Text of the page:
Have you ever wondered why some countries drive on opposite sides of the road? If you’ve ever watched a British television show or movie, then you know they drive on the left side of the road. Even the steering wheel is on the opposite side of the car.
In America, everything is the opposite. Drivers keep to the right lane and the steering wheel is reversed. Changing this habit when traveling has been the cause of many a trucking accident, but the history behind this phenomenon is an interesting one.
A Look at History
Today, roughly 35% of the world drives on the left side of the road. That 35% is primarily made up of what were once or still are British colonies. It might seem strange, especially with the rest of the world choosing the opposite, but that’s how nearly everyone traveled in the past.
Believe it or not, traveling on the left made the most sense when society was more violent than modern times. Most people are right-handed, which means driving on the left would allow them to handle a gun or sword with accuracy.
The tradition dates back to medieval England, when knights would face off in battle or participate in a joust. At the same time, these knights often wore their scabbards on the left. Imagine the embarrasment of whacking someone with the hilt of your sword on accident.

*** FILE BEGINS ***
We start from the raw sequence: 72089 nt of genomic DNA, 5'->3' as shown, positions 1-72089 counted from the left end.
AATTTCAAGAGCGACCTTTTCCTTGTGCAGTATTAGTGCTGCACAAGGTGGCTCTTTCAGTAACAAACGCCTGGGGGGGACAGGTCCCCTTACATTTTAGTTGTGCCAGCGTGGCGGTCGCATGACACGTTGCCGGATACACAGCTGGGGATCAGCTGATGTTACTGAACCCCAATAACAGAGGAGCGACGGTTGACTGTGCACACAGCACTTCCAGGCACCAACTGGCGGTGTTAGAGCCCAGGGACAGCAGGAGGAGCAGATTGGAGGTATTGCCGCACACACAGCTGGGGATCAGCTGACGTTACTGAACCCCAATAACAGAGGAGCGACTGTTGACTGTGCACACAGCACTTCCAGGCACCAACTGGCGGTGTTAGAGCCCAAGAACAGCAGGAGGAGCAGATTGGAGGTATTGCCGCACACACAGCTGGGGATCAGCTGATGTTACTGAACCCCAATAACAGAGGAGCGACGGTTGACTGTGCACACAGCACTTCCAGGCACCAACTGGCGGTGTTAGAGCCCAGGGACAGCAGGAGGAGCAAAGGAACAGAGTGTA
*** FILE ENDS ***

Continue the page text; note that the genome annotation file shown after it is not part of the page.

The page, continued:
Fast-forward to the 1700s where Americans were hauling farm products on horse-led wagons. These individuals began sitting on the left, keeping their right arm free to lash the horses and keep production moving. Since they were on the left, it only made sense for other wagons to pass on the left.
In 1752, Russia would adopt the left-seated position as well. The French also adopted this style after the Revolution of 1789. Fast-forward again, and Napoleon’s conquest would bring left-seated riding to half of Europe. That would change after World War I as governance over parts of Europe shifted.
Why Not Adapt?
With most of the world agreeing that driver’s side is on the right, why didn’t Britain follow suit? Quite simply, they just chose not to make the change. That’s why India, Australia, and other former colonies continue to drive on the left. Japan’s traffic is the same way, but that is by coincidence.
It’s awkward to completely change your driving habits when visiting a country that drives on the left side of the road, but it’s a change you might have to make when traveling abroad. In the event that you do make a mistake, it’s vital that you speak to a lawyer if you’ve been accused of a crime.
If you’re nervous about it, don’t be. Most drivers find making the switch more natural than you might think. You’ll adapt in no time. If nothing else, now you know why some countries drive on the right and others on the left.